The University of Newcastle, Australia

Futureproofing plants for prosperity

Professor Yong-Ling Ruan from the University of Newcastle’s School of Environmental and Life Sciences is supercharging plants, to ensure their survival and thrive, and ours.

Yong-Ling Ruan Highlight Image

His work has become particularly urgent in recent years due to projections that we will need to double world crop yield by 2050, feeding more people with less arable land.

Add the need for more food to the increased incidence of global warming-associated drought, salt and heat stresses, plus pathogen and pest infections; and futureproofing plants could be paramount to our survival.

Breaking the Budget

Plants are already extraordinary, having long ago developed unique capacities to feed themselves using raw elements from the environment without the need to wander around searching for food.

Unfolding their leaves as solar panels, plants use light to spark biochemical reactions that convert atmospheric CO2 into sucrose. This essential nutrient and energy currency not only powers growth, but also fortifies defences against all sorts of stresses, pathogens and pest attacks.

With leaves producing the fuel, the rest of the plant’s organs - the roots, stems, seeds, and fruits - rely on the rationing of sucrose for their growth.

But what mechanisms govern sucrose allocation between leaves and other organs? What genes and signals control this carbon nutrient distribution from subcellular to whole plant levels? How did partitioning evolve alongside plants as they grew ever more complex from algae to moss to vascular plants?

By using molecular, cellular, genetic and evolutionary approaches, Professor Ruan’s research generates knowledge on how plants work out and allocate their nutrient ‘budget’.

“The partitioning of a plant’s sucrose between source and sink organs determines plant architecture and crop yield,” Professor Ruan says.

“Optimising this process would allow for the development of the super plants by identifying biological bottlenecks to improve plant fitness, fertility and food and fibre production.”

“I am fascinated by the question of how plants make their budget, and what genes control the allocation of resources and energy currency among different organs and cells,” he explains.

“How we can optimize the processes using biotechnology to breed ‘ideal crops’ that are higher-yielding and resilient to Climate Change?”

A Pressing Concern

His ultimate goal is to develop novel solutions to improve crop productivity & tolerance to environmental stresses such as heat & drought, which would make world changing impacts on sustainable agriculture and social stability worldwide.

“We have made novel findings on how to sustain plant reproductive success under heat stress and how plant cells ‘talk’ to each other through membrane transporters or pores to coordinate their growth and development.”

Funding bodies agree his work is worth the investment. He continually secures highly competitive ARC Discovery grants, being a recipient of almost $4 million dollars of research funding in the years between 2008 and 2018.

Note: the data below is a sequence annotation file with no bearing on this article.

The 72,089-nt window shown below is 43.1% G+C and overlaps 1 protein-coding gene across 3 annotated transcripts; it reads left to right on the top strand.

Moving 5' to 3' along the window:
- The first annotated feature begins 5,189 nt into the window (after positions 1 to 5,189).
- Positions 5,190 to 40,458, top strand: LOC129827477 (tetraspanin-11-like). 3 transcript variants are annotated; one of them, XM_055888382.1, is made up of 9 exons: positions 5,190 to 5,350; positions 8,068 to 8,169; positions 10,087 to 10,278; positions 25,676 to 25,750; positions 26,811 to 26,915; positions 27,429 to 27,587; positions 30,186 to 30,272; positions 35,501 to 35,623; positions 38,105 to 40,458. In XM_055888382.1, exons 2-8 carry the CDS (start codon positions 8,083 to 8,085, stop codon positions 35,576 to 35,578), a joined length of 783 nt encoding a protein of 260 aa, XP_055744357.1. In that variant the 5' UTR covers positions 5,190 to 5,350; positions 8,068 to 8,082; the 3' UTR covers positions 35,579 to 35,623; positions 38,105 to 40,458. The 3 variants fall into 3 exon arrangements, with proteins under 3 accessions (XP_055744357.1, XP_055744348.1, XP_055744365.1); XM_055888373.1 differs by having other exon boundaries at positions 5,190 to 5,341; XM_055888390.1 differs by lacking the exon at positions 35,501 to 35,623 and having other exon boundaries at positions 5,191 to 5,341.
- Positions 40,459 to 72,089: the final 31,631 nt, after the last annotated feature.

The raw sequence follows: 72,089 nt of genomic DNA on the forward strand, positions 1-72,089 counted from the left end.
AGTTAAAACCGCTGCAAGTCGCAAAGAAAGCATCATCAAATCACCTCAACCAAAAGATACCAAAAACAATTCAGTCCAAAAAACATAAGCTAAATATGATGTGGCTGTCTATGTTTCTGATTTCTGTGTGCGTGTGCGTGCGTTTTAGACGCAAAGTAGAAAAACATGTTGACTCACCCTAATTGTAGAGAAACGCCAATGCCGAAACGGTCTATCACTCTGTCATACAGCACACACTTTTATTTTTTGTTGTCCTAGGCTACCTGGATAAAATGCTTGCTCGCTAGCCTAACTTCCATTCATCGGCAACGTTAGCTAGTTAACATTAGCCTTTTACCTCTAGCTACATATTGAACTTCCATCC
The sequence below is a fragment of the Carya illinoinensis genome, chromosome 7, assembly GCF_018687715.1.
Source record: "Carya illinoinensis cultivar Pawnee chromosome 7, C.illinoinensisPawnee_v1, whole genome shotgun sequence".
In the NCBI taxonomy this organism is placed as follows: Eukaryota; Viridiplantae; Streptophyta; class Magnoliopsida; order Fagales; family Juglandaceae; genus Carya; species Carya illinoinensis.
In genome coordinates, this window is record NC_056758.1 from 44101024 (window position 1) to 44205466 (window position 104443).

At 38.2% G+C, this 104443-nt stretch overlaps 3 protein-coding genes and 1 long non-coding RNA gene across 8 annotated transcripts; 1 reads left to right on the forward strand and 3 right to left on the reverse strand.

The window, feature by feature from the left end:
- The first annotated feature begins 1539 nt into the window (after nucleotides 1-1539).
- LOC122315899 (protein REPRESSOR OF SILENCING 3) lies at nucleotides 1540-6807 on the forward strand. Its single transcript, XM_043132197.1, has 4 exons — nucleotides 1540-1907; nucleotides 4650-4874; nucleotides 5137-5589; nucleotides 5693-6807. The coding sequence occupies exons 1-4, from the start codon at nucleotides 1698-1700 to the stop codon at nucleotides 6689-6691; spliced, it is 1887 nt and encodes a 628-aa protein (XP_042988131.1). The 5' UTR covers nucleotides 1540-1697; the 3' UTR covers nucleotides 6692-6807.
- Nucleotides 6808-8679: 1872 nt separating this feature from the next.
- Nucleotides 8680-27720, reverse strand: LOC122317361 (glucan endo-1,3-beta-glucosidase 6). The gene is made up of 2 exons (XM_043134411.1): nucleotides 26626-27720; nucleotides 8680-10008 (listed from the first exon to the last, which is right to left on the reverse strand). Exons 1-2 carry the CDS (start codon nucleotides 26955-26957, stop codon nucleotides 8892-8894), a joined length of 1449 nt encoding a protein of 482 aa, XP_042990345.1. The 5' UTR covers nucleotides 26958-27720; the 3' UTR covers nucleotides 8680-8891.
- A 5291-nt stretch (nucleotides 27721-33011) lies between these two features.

His best Eureka moments include the discovery of a genetic mechanism controlling fibre initiation in cotton seed and the finding that genetically accelerating the conversion of sucrose into glucose and fructose delayed leaf aging and increased seed weight.

Professor Ruan’s work has attracted the interest of industry bodies including the Australian Grain Research Corporation (GRDC), who have funded a national collaborative project to develop solutions to boost grain yield under heat stress in wheat, the most important crop in Australia and worldwide.

“Our findings provide critical knowledge and candidate genes for breeders worldwide to develop next generation cultivars that are high yielding and future climate proofing.”

Global Imperative

With a focus on translational research that links basic scientific findings to applications, Ruan’s team have filed three international patents on novel ways to improve seed and fibre yield and quality.

As a pioneer in his sector, Professor Ruan has developed strong ties with several international teams in his arena. Extensive and productive international collaborations with top institutes in Australia, China, Germany and USA have contributed significantly to his group’s research productivity and impact.

His passion has seen him much lauded. His early career efforts saw him awarded the prestigious Peter Goldacre Medal from Australian Society of Plant Scientists, and the Distinguished Young Scientist Award from National Science Foundation of China. In 2019 he was appointed to ARC College of Experts. He has served as founding Director of Australian-China Research Centre for Crop Improvement since 2008.

But ever humble, Professor Ruan wants you to know it’s never the applause that inspires his work.

“Naturally, it is nice to be recognized by the international scientific peers. And I am proud of my team members comprised of students, postdocs and national and international collaborators who are diligent, smart and collegiate,” he says.

“However, fundamentally, it is the love of science, the excitement of new discoveries and the new insights gained into biology that drives my research.”